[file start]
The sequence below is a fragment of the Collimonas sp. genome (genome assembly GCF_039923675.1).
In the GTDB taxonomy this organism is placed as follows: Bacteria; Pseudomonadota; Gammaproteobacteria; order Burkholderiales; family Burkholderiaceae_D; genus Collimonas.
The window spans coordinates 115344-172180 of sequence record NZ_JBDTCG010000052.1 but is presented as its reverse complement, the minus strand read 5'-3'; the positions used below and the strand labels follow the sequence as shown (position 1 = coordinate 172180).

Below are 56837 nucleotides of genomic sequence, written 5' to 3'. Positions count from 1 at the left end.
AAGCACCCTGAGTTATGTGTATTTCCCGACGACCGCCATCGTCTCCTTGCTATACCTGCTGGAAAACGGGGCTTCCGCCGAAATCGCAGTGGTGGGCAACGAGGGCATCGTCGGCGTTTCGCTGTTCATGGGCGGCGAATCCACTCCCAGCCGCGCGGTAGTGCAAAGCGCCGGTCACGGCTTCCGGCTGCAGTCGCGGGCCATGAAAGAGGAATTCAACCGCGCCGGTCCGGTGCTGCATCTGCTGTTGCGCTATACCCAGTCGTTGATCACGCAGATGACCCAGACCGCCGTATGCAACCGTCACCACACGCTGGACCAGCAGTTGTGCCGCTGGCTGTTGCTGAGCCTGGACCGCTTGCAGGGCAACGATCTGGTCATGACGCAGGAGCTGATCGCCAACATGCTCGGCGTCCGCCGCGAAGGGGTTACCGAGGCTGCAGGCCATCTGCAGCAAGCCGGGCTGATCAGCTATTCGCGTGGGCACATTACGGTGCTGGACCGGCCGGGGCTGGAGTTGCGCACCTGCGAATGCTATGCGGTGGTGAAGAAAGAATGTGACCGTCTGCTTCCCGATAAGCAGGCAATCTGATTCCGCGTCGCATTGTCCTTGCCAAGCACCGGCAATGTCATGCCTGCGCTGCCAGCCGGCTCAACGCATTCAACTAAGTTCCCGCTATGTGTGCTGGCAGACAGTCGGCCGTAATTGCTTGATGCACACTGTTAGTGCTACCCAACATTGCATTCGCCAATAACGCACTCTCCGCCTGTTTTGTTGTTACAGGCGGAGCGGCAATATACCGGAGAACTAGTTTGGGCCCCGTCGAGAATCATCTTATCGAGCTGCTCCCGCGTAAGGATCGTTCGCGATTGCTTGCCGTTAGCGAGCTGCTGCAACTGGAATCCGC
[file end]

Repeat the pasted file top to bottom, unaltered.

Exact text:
The sequence below is a fragment of the Collimonas sp. genome (genome assembly GCF_039923675.1).
In the GTDB taxonomy this organism is placed as follows: Bacteria; Pseudomonadota; Gammaproteobacteria; order Burkholderiales; family Burkholderiaceae_D; genus Collimonas.
The window spans coordinates 115344-172180 of sequence record NZ_JBDTCG010000052.1 but is presented as its reverse complement, the minus strand read 5'-3'; the positions used below and the strand labels follow the sequence as shown (position 1 = coordinate 172180).

Below are 56837 nucleotides of genomic sequence, written 5' to 3'. Positions count from 1 at the left end.
AAGCACCCTGAGTTATGTGTATTTCCCGACGACCGCCATCGTCTCCTTGCTATACCTGCTGGAAAACGGGGCTTCCGCCGAAATCGCAGTGGTGGGCAACGAGGGCATCGTCGGCGTTTCGCTGTTCATGGGCGGCGAATCCACTCCCAGCCGCGCGGTAGTGCAAAGCGCCGGTCACGGCTTCCGGCTGCAGTCGCGGGCCATGAAAGAGGAATTCAACCGCGCCGGTCCGGTGCTGCATCTGCTGTTGCGCTATACCCAGTCGTTGATCACGCAGATGACCCAGACCGCCGTATGCAACCGTCACCACACGCTGGACCAGCAGTTGTGCCGCTGGCTGTTGCTGAGCCTGGACCGCTTGCAGGGCAACGATCTGGTCATGACGCAGGAGCTGATCGCCAACATGCTCGGCGTCCGCCGCGAAGGGGTTACCGAGGCTGCAGGCCATCTGCAGCAAGCCGGGCTGATCAGCTATTCGCGTGGGCACATTACGGTGCTGGACCGGCCGGGGCTGGAGTTGCGCACCTGCGAATGCTATGCGGTGGTGAAGAAAGAATGTGACCGTCTGCTTCCCGATAAGCAGGCAATCTGATTCCGCGTCGCATTGTCCTTGCCAAGCACCGGCAATGTCATGCCTGCGCTGCCAGCCGGCTCAACGCATTCAACTAAGTTCCCGCTATGTGTGCTGGCAGACAGTCGGCCGTAATTGCTTGATGCACACTGTTAGTGCTACCCAACATTGCATTCGCCAATAACGCACTCTCCGCCTGTTTTGTTGTTACAGGCGGAGCGGCAATATACCGGAGAACTAGTTTGGGCCCCGTCGAGAATCATCTTATCGAGCTGCTCCCGCGTAAGGATCGTTCGCGATTGCTTGCCGTTAGCGAGCTGCTGCAACTGGAATCCGC